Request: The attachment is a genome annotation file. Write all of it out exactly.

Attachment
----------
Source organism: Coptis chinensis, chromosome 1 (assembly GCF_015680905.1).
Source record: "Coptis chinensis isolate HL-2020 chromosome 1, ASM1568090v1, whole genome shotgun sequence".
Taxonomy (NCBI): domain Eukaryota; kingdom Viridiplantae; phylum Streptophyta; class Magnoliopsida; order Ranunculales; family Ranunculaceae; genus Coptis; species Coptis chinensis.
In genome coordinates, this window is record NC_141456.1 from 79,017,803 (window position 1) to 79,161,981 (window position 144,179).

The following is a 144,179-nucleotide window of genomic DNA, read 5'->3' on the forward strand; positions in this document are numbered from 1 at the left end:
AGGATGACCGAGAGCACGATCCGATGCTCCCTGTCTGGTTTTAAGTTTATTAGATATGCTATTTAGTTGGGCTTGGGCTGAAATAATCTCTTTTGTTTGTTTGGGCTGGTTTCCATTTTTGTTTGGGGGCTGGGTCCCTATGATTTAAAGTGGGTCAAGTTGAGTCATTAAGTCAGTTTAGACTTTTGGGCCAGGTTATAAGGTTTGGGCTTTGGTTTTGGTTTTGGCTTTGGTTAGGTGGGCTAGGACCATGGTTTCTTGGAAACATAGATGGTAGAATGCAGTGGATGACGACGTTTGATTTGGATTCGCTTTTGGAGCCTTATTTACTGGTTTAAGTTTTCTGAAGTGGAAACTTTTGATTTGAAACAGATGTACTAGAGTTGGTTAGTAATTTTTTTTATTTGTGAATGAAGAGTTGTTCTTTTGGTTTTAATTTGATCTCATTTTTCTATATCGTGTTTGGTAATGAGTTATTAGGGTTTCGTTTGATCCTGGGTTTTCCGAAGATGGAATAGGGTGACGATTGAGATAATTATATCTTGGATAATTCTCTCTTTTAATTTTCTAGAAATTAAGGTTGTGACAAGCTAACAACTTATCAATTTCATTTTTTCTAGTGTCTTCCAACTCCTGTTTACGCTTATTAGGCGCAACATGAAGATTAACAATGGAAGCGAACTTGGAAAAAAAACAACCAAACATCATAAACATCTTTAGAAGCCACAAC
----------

Source organism: Coptis chinensis, chromosome 1 (assembly GCF_015680905.1).
Source record: "Coptis chinensis isolate HL-2020 chromosome 1, ASM1568090v1, whole genome shotgun sequence".
Taxonomy (NCBI): domain Eukaryota; kingdom Viridiplantae; phylum Streptophyta; class Magnoliopsida; order Ranunculales; family Ranunculaceae; genus Coptis; species Coptis chinensis.
In genome coordinates, this window is record NC_141456.1 from 79,017,803 (window position 1) to 79,161,981 (window position 144,179).

The following is a 144,179-nucleotide window of genomic DNA, read 5'->3' on the forward strand; positions in this document are numbered from 1 at the left end:
AGGATGACCGAGAGCACGATCCGATGCTCCCTGTCTGGTTTTAAGTTTATTAGATATGCTATTTAGTTGGGCTTGGGCTGAAATAATCTCTTTTGTTTGTTTGGGCTGGTTTCCATTTTTGTTTGGGGGCTGGGTCCCTATGATTTAAAGTGGGTCAAGTTGAGTCATTAAGTCAGTTTAGACTTTTGGGCCAGGTTATAAGGTTTGGGCTTTGGTTTTGGTTTTGGCTTTGGTTAGGTGGGCTAGGACCATGGTTTCTTGGAAACATAGATGGTAGAATGCAGTGGATGACGACGTTTGATTTGGATTCGCTTTTGGAGCCTTATTTACTGGTTTAAGTTTTCTGAAGTGGAAACTTTTGATTTGAAACAGATGTACTAGAGTTGGTTAGTAATTTTTTTTATTTGTGAATGAAGAGTTGTTCTTTTGGTTTTAATTTGATCTCATTTTTCTATATCGTGTTTGGTAATGAGTTATTAGGGTTTCGTTTGATCCTGGGTTTTCCGAAGATGGAATAGGGTGACGATTGAGATAATTATATCTTGGATAATTCTCTCTTTTAATTTTCTAGAAATTAAGGTTGTGACAAGCTAACAACTTATCAATTTCATTTTTTCTAGTGTCTTCCAACTCCTGTTTACGCTTATTAGGCGCAACATGAAGATTAACAATGGAAGCGAACTTGGAAAAAAAACAACCAAACATCATAAACATCTTTAGAAGCCACAAC